I use Allscripts Enterprise daily. If I free text the patient’s story, I cannot search those details by machine—only by visually looking at the free text portions.

    The biggest, most easily forgotten details in the middle of the night are things like allergies. If the patient was given a drug that caused an allergic reaction by that doc, then it is remembered. If it was an older allergy not witnessed by that doc, it is less likely to be recalled.

    Electronic storage is not as quick as human memory, but the details are held with greater accuracy in some parts. Formulating the search and typing it into the keyboard takes time, in that period of time I can remember a lot of details—but perhaps not all the right info. I need both to be honest.

    Having access to my own small office details occasionally allowed better decisions from an off hours question. I could even turn the last physical exam into a pdf file and email it to the ER doc.

  • Funny, I remember on a busy workday, having my front staff PDF convert some records to fax off to a hospital resident who was admitting a patient I had seen a month prior. It was all sent off within 10 minutes.

  • We patients should be looking it up ourselves. In the ideal world, the patient and the doctor are supposed to be a team. The patient takes an active role in monitoring their own health and making sure the doctor addresses the needs he or she finds important. The doctor brings expert knowledge and the ability to prescribe medication, refer to specialists, and so on.

    EMRs have many roles in this model, but one role it should take is to help with the rote memorization, summarizing, reminding and sifting through the mountains of information that is hard to remember and get right every time, such as drug interactions and allergies. Let the EMR do the grunt checking and leave the high-level decision making to the doctor-patient team.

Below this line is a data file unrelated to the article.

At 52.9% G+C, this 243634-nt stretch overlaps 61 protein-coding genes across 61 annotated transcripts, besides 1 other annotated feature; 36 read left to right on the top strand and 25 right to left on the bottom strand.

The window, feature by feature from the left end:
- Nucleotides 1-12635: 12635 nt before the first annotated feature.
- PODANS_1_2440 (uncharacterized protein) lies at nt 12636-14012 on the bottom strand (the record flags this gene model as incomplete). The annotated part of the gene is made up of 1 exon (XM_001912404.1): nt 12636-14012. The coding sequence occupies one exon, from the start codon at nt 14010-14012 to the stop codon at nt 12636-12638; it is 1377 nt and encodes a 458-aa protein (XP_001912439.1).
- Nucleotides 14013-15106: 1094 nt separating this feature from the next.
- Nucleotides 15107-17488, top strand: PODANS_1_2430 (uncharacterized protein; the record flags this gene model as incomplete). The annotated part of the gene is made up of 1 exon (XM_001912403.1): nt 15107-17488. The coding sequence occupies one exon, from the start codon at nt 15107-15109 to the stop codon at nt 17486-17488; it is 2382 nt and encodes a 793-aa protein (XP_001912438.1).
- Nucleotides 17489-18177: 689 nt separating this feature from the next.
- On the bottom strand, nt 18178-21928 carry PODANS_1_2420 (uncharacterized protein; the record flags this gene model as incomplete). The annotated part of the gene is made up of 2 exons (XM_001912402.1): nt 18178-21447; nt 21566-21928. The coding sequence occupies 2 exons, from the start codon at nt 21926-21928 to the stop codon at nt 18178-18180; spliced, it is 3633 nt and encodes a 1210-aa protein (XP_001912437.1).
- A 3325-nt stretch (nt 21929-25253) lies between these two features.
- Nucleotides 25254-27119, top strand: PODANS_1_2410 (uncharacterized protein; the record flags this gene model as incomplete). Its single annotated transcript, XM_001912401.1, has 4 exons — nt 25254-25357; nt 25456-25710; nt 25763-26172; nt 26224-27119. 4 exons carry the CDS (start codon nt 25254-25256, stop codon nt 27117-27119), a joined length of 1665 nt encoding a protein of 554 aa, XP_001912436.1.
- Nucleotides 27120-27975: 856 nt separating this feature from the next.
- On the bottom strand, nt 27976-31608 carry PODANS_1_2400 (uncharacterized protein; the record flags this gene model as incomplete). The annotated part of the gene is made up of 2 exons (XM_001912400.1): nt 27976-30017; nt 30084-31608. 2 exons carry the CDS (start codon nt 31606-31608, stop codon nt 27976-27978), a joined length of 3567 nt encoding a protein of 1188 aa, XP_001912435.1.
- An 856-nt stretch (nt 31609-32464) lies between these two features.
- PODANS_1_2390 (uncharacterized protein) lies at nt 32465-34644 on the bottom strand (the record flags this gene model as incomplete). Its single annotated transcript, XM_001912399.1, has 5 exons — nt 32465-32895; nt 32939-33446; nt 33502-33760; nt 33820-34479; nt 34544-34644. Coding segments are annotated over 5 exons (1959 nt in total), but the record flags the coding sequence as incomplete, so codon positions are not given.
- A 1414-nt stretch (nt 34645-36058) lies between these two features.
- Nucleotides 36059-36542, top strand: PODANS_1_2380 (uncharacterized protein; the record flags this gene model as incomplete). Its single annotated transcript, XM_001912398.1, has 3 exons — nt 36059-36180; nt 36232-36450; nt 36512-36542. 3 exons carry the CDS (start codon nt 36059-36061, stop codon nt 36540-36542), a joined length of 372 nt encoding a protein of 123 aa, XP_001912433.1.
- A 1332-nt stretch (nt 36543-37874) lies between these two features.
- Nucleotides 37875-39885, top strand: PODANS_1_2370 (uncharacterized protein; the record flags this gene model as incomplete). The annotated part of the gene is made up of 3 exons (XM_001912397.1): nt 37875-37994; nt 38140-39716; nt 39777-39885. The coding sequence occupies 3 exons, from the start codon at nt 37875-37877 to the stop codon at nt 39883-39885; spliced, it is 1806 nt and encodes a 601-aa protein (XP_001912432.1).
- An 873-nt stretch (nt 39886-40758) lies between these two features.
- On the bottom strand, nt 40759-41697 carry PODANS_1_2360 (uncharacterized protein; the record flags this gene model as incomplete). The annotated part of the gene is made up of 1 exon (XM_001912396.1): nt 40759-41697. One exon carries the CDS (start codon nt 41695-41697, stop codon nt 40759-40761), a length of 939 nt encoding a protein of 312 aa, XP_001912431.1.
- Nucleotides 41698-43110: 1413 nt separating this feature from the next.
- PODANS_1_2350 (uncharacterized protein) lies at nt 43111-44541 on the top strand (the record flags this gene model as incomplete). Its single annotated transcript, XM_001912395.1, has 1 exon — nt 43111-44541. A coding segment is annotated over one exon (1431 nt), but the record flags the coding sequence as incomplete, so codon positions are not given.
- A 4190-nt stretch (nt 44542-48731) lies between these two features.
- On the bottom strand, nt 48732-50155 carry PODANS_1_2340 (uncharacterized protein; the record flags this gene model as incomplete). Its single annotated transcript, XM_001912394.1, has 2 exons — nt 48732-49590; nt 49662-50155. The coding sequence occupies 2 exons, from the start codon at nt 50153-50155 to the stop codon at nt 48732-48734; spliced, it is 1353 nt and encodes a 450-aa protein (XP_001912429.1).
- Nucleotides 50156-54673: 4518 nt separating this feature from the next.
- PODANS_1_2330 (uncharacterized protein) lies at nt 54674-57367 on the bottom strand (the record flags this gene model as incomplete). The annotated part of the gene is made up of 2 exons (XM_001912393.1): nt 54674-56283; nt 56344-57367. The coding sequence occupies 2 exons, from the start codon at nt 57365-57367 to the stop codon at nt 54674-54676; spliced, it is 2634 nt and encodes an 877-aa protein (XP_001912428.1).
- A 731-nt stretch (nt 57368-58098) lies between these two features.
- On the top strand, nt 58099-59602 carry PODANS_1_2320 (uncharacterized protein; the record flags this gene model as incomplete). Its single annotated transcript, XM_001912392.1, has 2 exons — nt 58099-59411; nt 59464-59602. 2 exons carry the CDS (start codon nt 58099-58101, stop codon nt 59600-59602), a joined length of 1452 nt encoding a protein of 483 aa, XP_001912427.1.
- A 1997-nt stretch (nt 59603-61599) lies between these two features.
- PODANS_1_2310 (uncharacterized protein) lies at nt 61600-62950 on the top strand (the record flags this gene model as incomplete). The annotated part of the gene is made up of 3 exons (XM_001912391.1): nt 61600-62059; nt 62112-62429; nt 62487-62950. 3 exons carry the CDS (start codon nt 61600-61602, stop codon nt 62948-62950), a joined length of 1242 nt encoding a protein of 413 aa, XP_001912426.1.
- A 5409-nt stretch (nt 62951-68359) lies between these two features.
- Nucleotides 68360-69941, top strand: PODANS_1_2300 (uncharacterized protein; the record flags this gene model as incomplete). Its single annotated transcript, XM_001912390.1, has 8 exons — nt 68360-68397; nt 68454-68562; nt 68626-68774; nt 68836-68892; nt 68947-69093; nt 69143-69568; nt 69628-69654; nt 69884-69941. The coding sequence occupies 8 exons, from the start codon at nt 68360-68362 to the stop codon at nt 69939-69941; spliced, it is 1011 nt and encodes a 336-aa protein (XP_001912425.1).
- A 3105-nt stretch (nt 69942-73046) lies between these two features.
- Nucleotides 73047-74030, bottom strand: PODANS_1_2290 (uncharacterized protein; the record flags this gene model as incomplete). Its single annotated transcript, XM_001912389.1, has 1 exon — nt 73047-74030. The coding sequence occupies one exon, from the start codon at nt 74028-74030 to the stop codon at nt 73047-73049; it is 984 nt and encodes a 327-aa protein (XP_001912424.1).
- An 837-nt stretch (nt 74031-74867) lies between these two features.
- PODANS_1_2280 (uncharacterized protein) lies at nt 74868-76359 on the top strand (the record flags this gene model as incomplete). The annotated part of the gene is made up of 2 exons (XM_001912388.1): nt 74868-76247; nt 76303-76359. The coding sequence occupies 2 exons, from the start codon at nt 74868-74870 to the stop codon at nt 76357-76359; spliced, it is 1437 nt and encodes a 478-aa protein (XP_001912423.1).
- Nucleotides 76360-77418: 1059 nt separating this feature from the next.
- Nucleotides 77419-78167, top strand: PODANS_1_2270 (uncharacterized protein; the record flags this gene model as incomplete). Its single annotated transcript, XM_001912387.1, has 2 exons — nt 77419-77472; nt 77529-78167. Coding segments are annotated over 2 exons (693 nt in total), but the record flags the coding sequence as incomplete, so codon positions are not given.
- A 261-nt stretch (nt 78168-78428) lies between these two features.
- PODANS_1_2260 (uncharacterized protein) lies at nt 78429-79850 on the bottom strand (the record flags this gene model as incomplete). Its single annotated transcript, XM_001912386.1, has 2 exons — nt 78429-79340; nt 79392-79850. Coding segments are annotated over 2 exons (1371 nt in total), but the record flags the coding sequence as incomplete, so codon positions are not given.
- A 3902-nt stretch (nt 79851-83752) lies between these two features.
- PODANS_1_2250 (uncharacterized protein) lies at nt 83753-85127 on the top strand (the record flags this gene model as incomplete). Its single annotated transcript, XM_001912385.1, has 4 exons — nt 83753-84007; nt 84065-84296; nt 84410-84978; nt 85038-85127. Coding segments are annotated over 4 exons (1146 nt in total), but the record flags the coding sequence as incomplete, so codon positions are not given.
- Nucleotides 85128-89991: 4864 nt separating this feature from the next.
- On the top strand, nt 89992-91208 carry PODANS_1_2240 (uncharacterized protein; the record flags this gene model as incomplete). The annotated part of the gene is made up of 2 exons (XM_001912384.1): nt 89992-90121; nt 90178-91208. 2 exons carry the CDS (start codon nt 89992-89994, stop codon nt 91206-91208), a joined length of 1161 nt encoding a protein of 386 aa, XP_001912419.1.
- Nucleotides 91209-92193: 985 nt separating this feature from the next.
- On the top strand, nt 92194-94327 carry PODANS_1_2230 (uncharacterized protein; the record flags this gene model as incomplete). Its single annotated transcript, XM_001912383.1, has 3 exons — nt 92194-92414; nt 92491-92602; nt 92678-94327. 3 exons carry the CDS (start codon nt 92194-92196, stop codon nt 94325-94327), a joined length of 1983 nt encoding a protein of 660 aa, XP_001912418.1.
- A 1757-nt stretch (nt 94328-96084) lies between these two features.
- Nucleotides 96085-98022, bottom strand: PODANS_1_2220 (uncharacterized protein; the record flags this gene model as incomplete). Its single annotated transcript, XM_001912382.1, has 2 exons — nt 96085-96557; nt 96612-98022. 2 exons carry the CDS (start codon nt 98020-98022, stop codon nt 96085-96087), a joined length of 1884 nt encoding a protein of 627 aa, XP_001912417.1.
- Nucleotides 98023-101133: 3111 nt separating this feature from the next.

Great topic, lots of passionate responses.

  • DocJim,
    Great comments. Analysis would be a better description than just memorization and it is quite different. I’m going to use your term, now. Although, I will say that it requires good memory to provide great analysis. It’s just memorizing different details than just regurgitating info.

    The above post was really looking at memory/analysis from a clinical decision support perspective. You bring up another interesting perspective when you talk about how the EMR displays the past medical history, past visits, allergies, etc. This can definitely help or hurt the doctors analysis of the information depending on how the EMR is designed.

    Dr. West,
    So you remember the fax. Do you remember anything on the fax?

    Yes, I put the disclaimer about patient involvement in the post above. No doubt, they can, should and will be participating in the process as well. In fact, it underscores the fact that doctors can’t and shouldn’t have everything memorized. Patients need to be understanding if their doctor needs to utilize tools to give them better care.

  • Apixio has addressed this need, making search of clinical information as simple as using Google, Yahoo, or Bing. It may be even more powerful, since we use semantic mapping (instead of just lexical), so “DM” and “diabetes”, or “angina pectoris” comes up for a search on “chest pain”, and build associated terminologies based on processing medical journals, research, and clinical records.

    It may be that next advancement in EHR you’ve been seeking, so please stop by our website ( and see for yourself. The first user/provider in an organization is free, and there’s trial period for multi-user organizations.

  • Sorry about wrong edit on last post: “DM” (a common medical annotation) and “diabetes” are associated together, but not with “chest pain”. That was a proof reading human error.

  • Apixio Ambassador,
    How do you see Apixio being implemented? Who will pay for the capabilities that it offers? Are you planning to integrate it with a bunch of EHR and HIE vendors?